LISA sources and science

Authors: Scott A. Hughes

(Submitted on 1 Nov 2007)

Abstract: LISA is a planned space-based gravitational-wave (GW) detector that would be sensitive to waves from low-frequency sources, in the band of roughly (0.03 – 0.1) mHz less than f less than 0.1 Hz. This is expected to be an extremely rich chunk of the GW spectrum — observing these waves will provide a unique view of dynamical processes in astrophysics.

Here we give a quick survey of some key LISA sources and what GWs can uniquely teach us about these sources. Particularly noteworthy science which is highlighted here is the potential for LISA to track the moderate to high redshift evolution of black hole masses and spins through the measurement of GWs generated from massive black hole binaries (which in turn form by the merger of galaxies and protogalaxies). Measurement of these binary black hole waves has the potential to determine the masses and spins of the constituent black holes with percent-level accuracy or better, providing a unique high-precision probe of an aspect of early structure growth.

This article is based on the “Astrophysics and Relativity using LISA” talk given by the author at the Seventh Edoardo Amaldi Conference on Gravitational Waves; it is largely an updating of the author’s writeup of a talk given at the Sixth International LISA Symposium.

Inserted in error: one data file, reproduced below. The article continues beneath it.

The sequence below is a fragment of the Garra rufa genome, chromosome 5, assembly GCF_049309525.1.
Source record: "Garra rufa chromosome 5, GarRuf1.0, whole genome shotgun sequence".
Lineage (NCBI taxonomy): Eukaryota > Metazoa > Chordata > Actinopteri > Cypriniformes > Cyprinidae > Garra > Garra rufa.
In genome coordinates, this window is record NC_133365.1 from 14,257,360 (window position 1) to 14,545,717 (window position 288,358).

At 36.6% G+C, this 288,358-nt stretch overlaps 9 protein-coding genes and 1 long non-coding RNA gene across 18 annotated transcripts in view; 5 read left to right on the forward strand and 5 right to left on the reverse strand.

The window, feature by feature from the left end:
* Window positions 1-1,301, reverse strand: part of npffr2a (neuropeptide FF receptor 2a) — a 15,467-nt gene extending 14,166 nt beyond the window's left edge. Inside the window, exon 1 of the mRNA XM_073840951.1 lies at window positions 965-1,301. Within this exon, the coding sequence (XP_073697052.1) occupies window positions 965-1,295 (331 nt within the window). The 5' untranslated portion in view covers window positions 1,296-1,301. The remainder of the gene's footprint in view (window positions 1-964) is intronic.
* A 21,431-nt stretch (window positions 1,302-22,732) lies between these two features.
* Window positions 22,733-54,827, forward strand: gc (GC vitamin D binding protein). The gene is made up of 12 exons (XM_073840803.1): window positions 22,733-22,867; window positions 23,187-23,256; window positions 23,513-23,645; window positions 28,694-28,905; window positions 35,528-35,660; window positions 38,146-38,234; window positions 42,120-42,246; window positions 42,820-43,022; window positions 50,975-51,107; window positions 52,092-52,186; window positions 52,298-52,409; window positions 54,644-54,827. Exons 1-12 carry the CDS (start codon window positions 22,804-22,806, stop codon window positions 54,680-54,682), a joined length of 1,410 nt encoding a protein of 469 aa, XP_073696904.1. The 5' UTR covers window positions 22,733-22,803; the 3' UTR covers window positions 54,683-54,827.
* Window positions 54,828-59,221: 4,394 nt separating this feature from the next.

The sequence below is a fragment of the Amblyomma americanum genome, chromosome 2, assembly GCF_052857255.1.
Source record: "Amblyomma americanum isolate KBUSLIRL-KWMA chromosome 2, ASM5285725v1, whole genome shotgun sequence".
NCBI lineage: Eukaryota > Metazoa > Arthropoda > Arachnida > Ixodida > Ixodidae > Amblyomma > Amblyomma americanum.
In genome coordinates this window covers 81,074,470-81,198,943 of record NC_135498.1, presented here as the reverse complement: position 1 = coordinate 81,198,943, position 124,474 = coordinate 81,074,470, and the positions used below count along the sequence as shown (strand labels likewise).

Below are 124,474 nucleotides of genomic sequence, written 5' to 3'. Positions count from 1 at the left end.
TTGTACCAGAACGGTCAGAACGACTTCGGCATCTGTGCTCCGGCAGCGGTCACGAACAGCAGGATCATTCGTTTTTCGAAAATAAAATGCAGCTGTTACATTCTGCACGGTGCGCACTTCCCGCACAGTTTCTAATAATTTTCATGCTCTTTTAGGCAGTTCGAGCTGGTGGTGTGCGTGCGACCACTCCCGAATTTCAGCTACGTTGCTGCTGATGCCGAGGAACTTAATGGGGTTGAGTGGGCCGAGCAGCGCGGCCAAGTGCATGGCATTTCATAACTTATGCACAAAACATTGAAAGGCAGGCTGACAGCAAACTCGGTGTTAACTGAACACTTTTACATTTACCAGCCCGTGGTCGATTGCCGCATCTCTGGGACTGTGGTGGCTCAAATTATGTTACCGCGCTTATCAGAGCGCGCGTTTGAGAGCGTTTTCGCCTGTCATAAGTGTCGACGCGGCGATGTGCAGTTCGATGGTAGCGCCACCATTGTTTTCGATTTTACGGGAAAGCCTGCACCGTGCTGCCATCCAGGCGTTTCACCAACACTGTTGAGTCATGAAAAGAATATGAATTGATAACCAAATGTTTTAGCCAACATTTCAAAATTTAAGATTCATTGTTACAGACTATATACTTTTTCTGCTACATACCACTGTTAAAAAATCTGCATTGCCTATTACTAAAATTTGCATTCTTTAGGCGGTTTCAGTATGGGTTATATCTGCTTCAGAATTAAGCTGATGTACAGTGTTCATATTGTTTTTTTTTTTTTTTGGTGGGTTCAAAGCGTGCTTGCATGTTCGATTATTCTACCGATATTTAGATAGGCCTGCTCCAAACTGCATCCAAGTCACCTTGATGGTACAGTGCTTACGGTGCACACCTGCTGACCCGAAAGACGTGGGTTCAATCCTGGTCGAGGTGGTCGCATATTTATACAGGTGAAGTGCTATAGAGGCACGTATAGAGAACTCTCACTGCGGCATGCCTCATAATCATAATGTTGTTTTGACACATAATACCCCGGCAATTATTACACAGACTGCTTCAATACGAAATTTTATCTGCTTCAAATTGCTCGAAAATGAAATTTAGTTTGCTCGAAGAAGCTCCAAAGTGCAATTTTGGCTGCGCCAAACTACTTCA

Comments: 8 pages, 2 figures. For the Proceedings of the 7th Edoardo Amaldi Conference on Gravitational Waves (to be published by Classical and Quantum Gravity)

Subjects: General Relativity and Quantum Cosmology (gr-qc); Astrophysics (astro-ph)

Cite as: arXiv:0711.0188v1 [gr-qc]

Submission history

From: Scott A. Hughes [view email]

[v1] Thu, 1 Nov 2007 19:02:54 GMT (234kb)

http://arxiv.org/abs/0711.0188

Alex Clarke February 9, 2009 at 0:03

i wondered if black holes have any considered rotation of their own which may be apparent in the direction of rotation of the galaxy itself, (i asume during formation).in which case if black holes were to become close enough, and have oposite rotation or gravitational field this might cause a collapse or irregullarity in orbit of the galaxy.or posibly a separation of two halves.someone please let me know if i’am even in the ball park here.cheers